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Old 6th April 2004, 12:20 PM   #11
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Quote:
Originally posted by michael

To a degree, it performs better than most in sealed boxes, though those sealed boxes are around the 60L mark.
Its F3 will be about 10hz lower than the shiva in the same box.
But i would turn him away from the DPL due to its low efficiency of 84db, this with his desired 100w would make a rather low spl subwoofer.

Quote:
Originally posted by michael
The peerless 831857 requires at least 140L to work, i recomend that with that 47L to play with that you push your budget up and go for the adire DPL12, put it in the 47L box, heavily stuff it with polyfil and throw about 200w at it, wes components sell a 200w plate amp for 300 that is very good (have it myself).
This will give you 103db of output at 30hz with an f3 at the same point. you will also have the headroom of the large excurtion.
All in all would cost about $600 for the parts then more for the box.

Michael,

Thanks for your advice, I will forget the 831857, even though it is very cheap as it is obviously the wrong driver for my application.

As you stated earlier I think the Shiva might be my best choice rather than the DPL12 due to its higher efficiency, also I have ordered the 110W amp from another DIYAudio member so that is a limiting factor.

Enclosure wise I can go up to about 73 litres by making the unit taller. I am still leaning towards a sealed enclosure for simplicity of design and construction.

I have been using the closed-box.xls spreadsheet from linkwitzlabs.com to do some basic modelling of the sealed enclosure. It seems the bigger the enclosure the easier it for the amp to drive.

Are there any other or better public domain modelling tools I could use to evaluate my proposed design?

Ozynigma
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Old 6th April 2004, 10:02 PM   #12
michael is offline michael  Australia
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Go and get yourself a program called winisd, its very easy to use.
73L is a decent volume, sealed shiva would work well in it, a port could be used and would give more output below 40Hz but it would be very long and difficult to implement. Besides you can always do it later on.
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Old 8th April 2004, 09:46 AM   #13
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Quote:
Originally posted by moving_electron
Given the moderate SPL and small cabinet size benefit, Linkwitz transformed sealed sub might make a lot of sense. Could make a nice low Q sub crossing in at 60 or so.

It would be interesting to calculate what could be done utilizing your existing sub by sealing the port and utilizing a LT. A new 12 inch would give you more SPL, but you may be able to take the existing JBL very low and give you very tight base for music.
moving_electron,

I am leaning toward the LT and a small enclosure with a suitable 12" or even 15" driver (like Project 48). However I have just purchased a 110W@8Ohm amp. Is this going to be sufficient for moderate volume levels at very low frequencies?

Also I would normally be getting a mono input signal for the subwoofer out of my HT amp (for both HT and music). Where does the LT circuit go in relation to sub amp? Note my mains have a 3db point of 42Hz.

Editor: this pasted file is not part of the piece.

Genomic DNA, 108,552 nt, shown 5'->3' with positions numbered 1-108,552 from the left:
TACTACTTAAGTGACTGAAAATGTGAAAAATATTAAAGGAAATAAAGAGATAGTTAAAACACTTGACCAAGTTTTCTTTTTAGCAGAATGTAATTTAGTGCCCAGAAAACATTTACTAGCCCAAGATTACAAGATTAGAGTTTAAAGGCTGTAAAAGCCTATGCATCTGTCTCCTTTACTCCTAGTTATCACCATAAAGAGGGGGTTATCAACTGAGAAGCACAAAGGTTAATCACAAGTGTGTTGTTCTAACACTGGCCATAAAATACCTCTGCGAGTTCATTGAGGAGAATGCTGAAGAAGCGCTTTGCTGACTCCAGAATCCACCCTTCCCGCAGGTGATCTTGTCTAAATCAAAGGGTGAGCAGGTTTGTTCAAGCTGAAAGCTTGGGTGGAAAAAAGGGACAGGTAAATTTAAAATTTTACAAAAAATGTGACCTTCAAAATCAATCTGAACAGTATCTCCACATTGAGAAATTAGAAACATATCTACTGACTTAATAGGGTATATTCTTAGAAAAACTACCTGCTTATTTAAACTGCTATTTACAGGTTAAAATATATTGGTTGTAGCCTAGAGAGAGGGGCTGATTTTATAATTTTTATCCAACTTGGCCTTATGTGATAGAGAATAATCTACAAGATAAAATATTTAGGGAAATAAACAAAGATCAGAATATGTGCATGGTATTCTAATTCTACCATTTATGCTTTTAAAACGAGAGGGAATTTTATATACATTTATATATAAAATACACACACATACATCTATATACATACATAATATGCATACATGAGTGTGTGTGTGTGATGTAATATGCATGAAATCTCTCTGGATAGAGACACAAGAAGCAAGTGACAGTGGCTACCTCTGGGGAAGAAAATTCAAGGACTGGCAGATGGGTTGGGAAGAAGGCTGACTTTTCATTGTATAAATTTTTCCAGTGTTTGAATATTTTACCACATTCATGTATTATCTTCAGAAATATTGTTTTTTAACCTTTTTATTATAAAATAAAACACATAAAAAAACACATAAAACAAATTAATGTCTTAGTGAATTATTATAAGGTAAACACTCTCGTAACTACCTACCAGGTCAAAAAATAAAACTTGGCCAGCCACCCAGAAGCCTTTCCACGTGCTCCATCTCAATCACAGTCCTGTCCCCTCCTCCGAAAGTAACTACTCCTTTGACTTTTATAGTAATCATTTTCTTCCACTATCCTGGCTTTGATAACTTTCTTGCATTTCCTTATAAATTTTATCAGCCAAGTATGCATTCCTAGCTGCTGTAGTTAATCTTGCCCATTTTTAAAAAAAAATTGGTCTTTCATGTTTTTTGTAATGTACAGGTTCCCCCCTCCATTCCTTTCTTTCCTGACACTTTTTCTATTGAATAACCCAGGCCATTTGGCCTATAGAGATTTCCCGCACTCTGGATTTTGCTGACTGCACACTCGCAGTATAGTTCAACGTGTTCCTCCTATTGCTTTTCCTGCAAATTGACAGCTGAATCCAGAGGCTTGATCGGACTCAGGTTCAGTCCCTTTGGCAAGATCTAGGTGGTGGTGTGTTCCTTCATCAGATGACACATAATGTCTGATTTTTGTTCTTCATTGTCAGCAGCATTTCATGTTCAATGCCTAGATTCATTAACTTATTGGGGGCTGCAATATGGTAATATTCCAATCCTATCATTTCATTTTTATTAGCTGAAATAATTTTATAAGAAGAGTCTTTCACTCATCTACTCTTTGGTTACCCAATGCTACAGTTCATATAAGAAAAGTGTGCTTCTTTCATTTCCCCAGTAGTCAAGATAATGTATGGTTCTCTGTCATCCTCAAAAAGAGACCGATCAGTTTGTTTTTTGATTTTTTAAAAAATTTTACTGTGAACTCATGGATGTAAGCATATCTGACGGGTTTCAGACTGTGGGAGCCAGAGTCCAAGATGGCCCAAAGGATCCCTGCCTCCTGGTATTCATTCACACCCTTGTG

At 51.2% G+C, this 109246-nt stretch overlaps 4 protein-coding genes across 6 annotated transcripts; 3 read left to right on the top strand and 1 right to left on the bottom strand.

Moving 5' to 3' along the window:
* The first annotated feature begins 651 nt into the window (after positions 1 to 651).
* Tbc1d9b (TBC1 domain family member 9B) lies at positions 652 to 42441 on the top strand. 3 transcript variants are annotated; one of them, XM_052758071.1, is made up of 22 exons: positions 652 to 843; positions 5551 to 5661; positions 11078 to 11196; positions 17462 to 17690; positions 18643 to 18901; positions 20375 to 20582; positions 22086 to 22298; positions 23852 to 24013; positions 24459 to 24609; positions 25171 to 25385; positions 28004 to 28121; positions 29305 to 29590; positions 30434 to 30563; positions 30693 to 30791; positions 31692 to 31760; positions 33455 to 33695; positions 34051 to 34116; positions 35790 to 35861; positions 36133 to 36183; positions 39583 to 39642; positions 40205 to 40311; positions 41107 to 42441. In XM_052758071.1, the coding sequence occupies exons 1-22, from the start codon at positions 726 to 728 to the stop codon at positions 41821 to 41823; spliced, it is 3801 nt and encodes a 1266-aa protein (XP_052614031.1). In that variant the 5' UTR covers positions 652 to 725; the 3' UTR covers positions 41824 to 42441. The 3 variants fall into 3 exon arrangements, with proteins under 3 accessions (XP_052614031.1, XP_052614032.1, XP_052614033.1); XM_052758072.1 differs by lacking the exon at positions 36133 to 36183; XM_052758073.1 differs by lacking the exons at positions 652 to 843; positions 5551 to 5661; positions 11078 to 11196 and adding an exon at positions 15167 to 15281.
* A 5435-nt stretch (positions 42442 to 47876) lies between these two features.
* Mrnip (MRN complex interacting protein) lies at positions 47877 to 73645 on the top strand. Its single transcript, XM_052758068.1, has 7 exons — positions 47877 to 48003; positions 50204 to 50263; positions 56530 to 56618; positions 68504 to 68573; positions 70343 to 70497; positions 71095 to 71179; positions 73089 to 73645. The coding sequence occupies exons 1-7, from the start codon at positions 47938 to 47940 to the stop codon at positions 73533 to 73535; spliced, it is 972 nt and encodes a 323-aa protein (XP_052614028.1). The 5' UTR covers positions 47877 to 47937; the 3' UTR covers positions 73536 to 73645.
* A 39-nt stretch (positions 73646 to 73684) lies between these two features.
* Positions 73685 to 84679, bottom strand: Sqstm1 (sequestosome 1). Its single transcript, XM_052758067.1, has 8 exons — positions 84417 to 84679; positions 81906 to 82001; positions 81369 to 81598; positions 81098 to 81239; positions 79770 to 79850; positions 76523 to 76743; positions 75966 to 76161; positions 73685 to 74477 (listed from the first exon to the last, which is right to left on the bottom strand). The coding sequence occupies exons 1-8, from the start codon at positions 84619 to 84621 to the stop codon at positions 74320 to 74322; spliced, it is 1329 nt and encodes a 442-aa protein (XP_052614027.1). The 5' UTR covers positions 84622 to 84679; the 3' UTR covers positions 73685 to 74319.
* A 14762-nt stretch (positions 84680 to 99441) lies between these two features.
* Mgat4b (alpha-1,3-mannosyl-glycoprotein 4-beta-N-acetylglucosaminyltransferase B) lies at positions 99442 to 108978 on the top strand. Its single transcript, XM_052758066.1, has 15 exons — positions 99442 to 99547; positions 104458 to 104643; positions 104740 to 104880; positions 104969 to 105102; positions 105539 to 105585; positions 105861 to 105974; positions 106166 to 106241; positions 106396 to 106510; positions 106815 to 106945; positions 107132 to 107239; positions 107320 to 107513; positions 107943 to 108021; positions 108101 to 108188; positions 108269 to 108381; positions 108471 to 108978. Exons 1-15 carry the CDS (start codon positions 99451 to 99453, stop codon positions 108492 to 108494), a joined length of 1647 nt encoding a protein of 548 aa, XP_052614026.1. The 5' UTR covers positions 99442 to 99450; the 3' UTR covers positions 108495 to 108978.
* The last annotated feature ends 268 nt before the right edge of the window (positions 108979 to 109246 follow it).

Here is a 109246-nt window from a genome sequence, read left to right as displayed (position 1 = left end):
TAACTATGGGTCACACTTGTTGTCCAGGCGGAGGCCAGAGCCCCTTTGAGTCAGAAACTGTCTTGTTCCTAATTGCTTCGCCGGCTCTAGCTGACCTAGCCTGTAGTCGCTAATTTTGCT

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Old 8th April 2004, 11:22 PM   #14
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Forget about an LT. It would use up far too much power, stick to a shiva in that 73l box sealed. Anything else will be diffcult to do and be inneficient for your application.

Sealing your JBL would be a WASTE OF TIME, sorry but it would harshly reduce the SPL limits of the sub, basically taking your HT a step backwards in terms of SPL.
Just to let you know the LT would be placed inbetween the "subout" and the line level in on the plate amp.

Once you have the shiva in its sealed box you can always port it to gain some deep bass efficiency and punch. a 75mm port 320mm long would give you a 22hz tuning point and an f3 of 27hz instead of the 40hz of the sealed.
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Old 9th April 2004, 05:46 AM   #15
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Quote:
Originally posted by ozynigma


moving_electron,

I am leaning toward the LT and a small enclosure with a suitable 12" or even 15" driver (like Project 48). However I have just purchased a 110W@8Ohm amp. Is this going to be sufficient for moderate volume levels at very low frequencies?


Quote:
Originally posted by michael
Forget about an LT. It would use up far too much power, stick to a shiva in that 73l box sealed. Anything else will be diffcult to do and be inneficient for your application.

.....

Once you have the Shiva in its sealed box you can always port it to gain some deep bass efficiency and punch. a 75mm port 320mm long would give you a 22hz tuning point and an f3 of 27hz instead of the 40hz of the sealed.

While the 110W@8Ohm amp is "not that big" it actually could produce some good results for you. I think it depends on your goals in terms of SPL. It actually is quite a bit of power when you consider the number of decibles you get from the first 10 watts.

If you have the room for the 73l box or larger (see the Adire site for recommended sealed plans) then it certainly may make sence to go that big. Adding a port as suggested sometime for HT is a relatively easy change. Most of the group delay issues etc. occure low enough in this case that they would not really be an issue for most music etc. The disadvantage is you don't really have very much control over the rolloff and matching to the room. If you tune the port low you may actually get a pretty good rise when combined with the room effect. It you tune it higher you will get a hump near the tuning frequency and will also loose some of the lowend frequencies.

On the otherhand the Linkwitz transform does have the disadvantage that you have to build the electronics to do it. So it really depends on whether you would get enjoyment from doing so. It really is a good project because in can be done in such a way that you do not have to work with any lethal voltages (only 16v AC and +-15v DC), and so is a good early project.

But you have some nice advantages if you want to really match your system to the room. You can measure the frequency response of your sealed subwoofer in the room and then determine what transform slope would bring it up to flat down in the lower frequencies. Or you could build in a bit of a rise (with room gain). Or you can switch in the HT setting as needed.

Although a larger amp would be better since the Shiva can really handle a lot there is quite a bit you can do with this one.

Lets say your 110 W into 8 Ohm amp is maybe 130 watts into 4 ohm (Shiva has two 8 Ohm voice coils that can be put in parallel) then you can do the following with the amp per calculations in linktranadv29.13.xls: